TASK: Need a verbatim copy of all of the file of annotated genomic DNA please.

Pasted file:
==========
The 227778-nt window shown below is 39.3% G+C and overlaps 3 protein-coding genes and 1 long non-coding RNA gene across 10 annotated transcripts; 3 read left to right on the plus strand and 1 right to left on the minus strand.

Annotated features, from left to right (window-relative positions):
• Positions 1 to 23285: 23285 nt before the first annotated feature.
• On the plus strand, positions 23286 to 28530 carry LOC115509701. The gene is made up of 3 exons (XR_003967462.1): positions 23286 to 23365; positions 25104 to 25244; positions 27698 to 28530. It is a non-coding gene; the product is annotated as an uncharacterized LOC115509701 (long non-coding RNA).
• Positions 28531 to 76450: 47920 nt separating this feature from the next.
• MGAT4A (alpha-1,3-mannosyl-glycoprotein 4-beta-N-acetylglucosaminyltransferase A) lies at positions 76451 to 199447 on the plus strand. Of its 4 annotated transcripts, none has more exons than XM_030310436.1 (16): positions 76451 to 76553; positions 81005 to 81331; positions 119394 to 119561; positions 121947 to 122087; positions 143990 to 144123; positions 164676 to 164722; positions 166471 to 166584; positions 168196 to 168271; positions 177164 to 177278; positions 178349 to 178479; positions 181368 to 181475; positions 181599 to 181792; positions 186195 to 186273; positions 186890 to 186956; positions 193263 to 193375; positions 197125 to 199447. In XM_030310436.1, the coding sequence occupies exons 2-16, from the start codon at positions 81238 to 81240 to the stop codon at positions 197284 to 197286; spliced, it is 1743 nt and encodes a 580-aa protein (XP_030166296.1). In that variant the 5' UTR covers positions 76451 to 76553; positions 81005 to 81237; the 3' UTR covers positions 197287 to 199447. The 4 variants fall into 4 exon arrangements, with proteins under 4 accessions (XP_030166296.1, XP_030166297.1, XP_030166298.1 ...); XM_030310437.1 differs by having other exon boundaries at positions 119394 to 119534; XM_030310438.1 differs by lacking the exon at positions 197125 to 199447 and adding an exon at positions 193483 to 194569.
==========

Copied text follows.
The 227778-nt window shown below is 39.3% G+C and overlaps 3 protein-coding genes and 1 long non-coding RNA gene across 10 annotated transcripts; 3 read left to right on the plus strand and 1 right to left on the minus strand.

Annotated features, from left to right (window-relative positions):
• Positions 1 to 23285: 23285 nt before the first annotated feature.
• On the plus strand, positions 23286 to 28530 carry LOC115509701. The gene is made up of 3 exons (XR_003967462.1): positions 23286 to 23365; positions 25104 to 25244; positions 27698 to 28530. It is a non-coding gene; the product is annotated as an uncharacterized LOC115509701 (long non-coding RNA).
• Positions 28531 to 76450: 47920 nt separating this feature from the next.
• MGAT4A (alpha-1,3-mannosyl-glycoprotein 4-beta-N-acetylglucosaminyltransferase A) lies at positions 76451 to 199447 on the plus strand. Of its 4 annotated transcripts, none has more exons than XM_030310436.1 (16): positions 76451 to 76553; positions 81005 to 81331; positions 119394 to 119561; positions 121947 to 122087; positions 143990 to 144123; positions 164676 to 164722; positions 166471 to 166584; positions 168196 to 168271; positions 177164 to 177278; positions 178349 to 178479; positions 181368 to 181475; positions 181599 to 181792; positions 186195 to 186273; positions 186890 to 186956; positions 193263 to 193375; positions 197125 to 199447. In XM_030310436.1, the coding sequence occupies exons 2-16, from the start codon at positions 81238 to 81240 to the stop codon at positions 197284 to 197286; spliced, it is 1743 nt and encodes a 580-aa protein (XP_030166296.1). In that variant the 5' UTR covers positions 76451 to 76553; positions 81005 to 81237; the 3' UTR covers positions 197287 to 199447. The 4 variants fall into 4 exon arrangements, with proteins under 4 accessions (XP_030166296.1, XP_030166297.1, XP_030166298.1 ...); XM_030310437.1 differs by having other exon boundaries at positions 119394 to 119534; XM_030310438.1 differs by lacking the exon at positions 197125 to 199447 and adding an exon at positions 193483 to 194569.